Bob: Well yes, I’ve been on dangerous expeditions in the past, and I’ve had many close calls. But these days I don’t go underwater myself, I send robots (laughs). I just report to insurance companies when I lose a robot. So no, it’s not dangerous to me or any of my crew. It was, however, dangerous to our vehicles; we were definitely pushing our technology to their limits. I’m looking at Allison, and by the big smile on her face I know exactly what she’s smiling about. We took our ship very, very close to the dangerous coral reefs with the waves breaking for a specific drone shot – you won’t miss it! We didn’t want to end up as another ship on the reef, and we could see the wreck of the Norwich City and our captain was not eager to join it!

Allison: Yes, one of the biggest challenges was the terrain we were working on, the deep volcanic atoll. We tend to focus more on the depths, not necessarily close to shore, so that really gave us some anxiety. Bob wasn’t worried at all though!

How many teams did you employ on this expedition?

Allison: This was a logistically heavy expedition for us. At Nikumaroro we had two ships on site, and since we didn’t really know what we were going to come across when we got to the island, we really had to prepare ourselves for any scenario. That meant preparing for a range of search, as well as recovery methodologies. Between the two ships, we had a land-based team of archaeologists the two forensic dogs, as well as the scuba diving team. And then on our ship the EV-Nautilus, we had the autonomous search-vessel teams for mapping shallower depths that the ship can’t access. And then our ship itself had a whole mounted sonar that can map the deeper waters and terrain. Those maps where then used to deploy the remotely operated vehicles, tethered to and piloted from the ship. These were mounted with high-definition cameras and we used them to “mow the lawn” to systematically search the seafloor for clues, traces of aluminium or pieces of Amelia’s Lockheed Electra. On top of that, we also had drones to search the perimeter of the island where both of our ships couldn’t access. We really ensured that we could cover all the terrain, leaving no stone unturned.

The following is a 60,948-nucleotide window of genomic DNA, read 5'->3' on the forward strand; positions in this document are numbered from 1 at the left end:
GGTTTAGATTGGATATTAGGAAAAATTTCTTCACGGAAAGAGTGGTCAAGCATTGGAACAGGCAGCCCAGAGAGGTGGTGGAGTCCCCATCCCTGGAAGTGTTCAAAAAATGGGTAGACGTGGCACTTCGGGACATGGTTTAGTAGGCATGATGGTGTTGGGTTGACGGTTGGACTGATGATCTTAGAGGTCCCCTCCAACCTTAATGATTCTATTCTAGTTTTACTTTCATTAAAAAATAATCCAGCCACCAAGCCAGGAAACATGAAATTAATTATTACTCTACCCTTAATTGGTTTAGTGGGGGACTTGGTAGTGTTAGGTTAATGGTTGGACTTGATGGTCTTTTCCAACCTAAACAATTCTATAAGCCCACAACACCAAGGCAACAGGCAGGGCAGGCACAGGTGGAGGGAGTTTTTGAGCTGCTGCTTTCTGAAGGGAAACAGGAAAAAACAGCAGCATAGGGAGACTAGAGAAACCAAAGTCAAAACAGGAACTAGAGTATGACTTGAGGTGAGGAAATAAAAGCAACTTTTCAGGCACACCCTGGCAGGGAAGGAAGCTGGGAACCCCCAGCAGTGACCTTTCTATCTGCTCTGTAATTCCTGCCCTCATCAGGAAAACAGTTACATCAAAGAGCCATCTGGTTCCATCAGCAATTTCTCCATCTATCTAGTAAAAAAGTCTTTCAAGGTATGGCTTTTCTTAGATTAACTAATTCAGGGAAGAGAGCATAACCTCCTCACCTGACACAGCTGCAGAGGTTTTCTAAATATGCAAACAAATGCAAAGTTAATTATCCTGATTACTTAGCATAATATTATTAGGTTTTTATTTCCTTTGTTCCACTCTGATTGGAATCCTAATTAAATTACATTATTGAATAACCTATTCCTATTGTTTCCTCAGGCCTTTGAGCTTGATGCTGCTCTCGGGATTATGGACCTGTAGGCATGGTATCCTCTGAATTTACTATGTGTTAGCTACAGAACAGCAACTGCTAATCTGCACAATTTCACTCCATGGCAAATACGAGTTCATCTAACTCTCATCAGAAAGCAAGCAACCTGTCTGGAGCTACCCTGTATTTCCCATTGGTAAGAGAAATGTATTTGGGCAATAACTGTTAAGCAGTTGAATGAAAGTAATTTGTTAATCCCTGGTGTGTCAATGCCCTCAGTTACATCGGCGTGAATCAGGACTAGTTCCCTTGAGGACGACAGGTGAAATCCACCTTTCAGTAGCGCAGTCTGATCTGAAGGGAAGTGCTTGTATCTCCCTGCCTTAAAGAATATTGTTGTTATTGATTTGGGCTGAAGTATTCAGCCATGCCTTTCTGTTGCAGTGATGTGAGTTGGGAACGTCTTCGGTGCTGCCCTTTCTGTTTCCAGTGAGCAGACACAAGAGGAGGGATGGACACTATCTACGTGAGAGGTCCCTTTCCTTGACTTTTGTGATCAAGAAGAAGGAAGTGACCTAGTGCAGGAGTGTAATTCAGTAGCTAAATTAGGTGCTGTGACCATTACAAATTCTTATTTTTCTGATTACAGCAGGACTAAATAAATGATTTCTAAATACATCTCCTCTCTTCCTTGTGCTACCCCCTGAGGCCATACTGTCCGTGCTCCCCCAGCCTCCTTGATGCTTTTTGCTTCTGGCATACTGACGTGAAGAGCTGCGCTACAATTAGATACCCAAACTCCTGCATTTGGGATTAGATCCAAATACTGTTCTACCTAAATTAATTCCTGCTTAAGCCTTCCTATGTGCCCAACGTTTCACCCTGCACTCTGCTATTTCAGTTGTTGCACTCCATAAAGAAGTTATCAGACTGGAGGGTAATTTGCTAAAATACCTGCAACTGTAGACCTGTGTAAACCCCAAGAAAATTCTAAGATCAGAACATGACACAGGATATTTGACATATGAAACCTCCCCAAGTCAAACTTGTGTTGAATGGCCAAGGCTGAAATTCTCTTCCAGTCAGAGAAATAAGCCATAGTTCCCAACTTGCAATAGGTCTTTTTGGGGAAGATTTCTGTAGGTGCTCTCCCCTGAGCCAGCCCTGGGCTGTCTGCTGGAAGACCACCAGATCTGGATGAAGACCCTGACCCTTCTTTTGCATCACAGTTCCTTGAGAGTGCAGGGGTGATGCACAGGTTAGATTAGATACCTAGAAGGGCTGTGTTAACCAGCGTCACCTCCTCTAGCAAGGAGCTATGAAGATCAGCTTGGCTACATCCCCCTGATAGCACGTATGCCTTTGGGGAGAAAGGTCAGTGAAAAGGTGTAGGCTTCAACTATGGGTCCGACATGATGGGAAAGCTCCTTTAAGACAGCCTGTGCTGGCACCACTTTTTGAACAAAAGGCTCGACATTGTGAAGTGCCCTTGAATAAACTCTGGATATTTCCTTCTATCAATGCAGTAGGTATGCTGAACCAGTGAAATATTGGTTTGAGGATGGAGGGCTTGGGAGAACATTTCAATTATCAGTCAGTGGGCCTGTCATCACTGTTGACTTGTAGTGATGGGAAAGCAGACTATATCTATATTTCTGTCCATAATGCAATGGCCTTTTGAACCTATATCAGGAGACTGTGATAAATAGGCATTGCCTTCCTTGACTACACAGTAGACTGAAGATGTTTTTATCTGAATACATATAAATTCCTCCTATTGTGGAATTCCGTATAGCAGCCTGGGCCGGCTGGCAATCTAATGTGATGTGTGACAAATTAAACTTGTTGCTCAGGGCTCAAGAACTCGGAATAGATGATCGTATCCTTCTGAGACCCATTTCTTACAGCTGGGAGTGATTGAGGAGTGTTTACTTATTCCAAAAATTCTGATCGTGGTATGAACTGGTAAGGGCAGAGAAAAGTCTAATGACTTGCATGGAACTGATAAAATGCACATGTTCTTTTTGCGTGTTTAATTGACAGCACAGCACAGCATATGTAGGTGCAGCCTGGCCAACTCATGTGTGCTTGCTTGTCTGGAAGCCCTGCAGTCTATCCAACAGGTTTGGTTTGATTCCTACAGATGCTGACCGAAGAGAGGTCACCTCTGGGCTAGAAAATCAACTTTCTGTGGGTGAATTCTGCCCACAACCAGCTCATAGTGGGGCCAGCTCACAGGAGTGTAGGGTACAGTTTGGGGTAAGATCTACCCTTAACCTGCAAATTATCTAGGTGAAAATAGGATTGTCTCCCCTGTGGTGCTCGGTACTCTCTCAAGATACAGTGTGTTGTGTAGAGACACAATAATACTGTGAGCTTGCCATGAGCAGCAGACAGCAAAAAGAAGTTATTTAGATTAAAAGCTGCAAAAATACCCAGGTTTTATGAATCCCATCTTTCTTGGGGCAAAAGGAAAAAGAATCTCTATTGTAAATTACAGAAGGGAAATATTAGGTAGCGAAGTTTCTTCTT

Was there anything that surprised you while you were on this expedition? 

Bob: There was a ship that ran aground on the reef surrounding Nikumaroro, years before Amelia’s plane supposedly landed there, called the USS Norwich City. It sat there and slowly disintegrated over time, all the way up to today. What was interesting is the possibility that her plane tumbled down the side of this volcanic island and came to rest on its slope. It’s then possible that it moved further down through mass wasting, much like how sediment comes off a mountain, moved away from the original crash site into even deeper water. We could see this because here was the metal Norwich City, shedding its iron parts over miles down a slope, to over a thousand feet below. It showed us how things moved down these volcanic slopes. So, if Amelia’s plane landed here on the north of the island as the experts believed, we were able to follow and map all the channels and tributaries to see how the coral was moving down those slopes. And in that coral debris, we would expect to see aluminium pieces of the plane. But we saw nothing. But that’s our job, we don’t have a dog in this fight and we’re eliminating a lot of theories, and we continue our investigation as we move into another and another area.

Expedition Amelia airs Sunday 3 November on National Geographic (181) at 20:00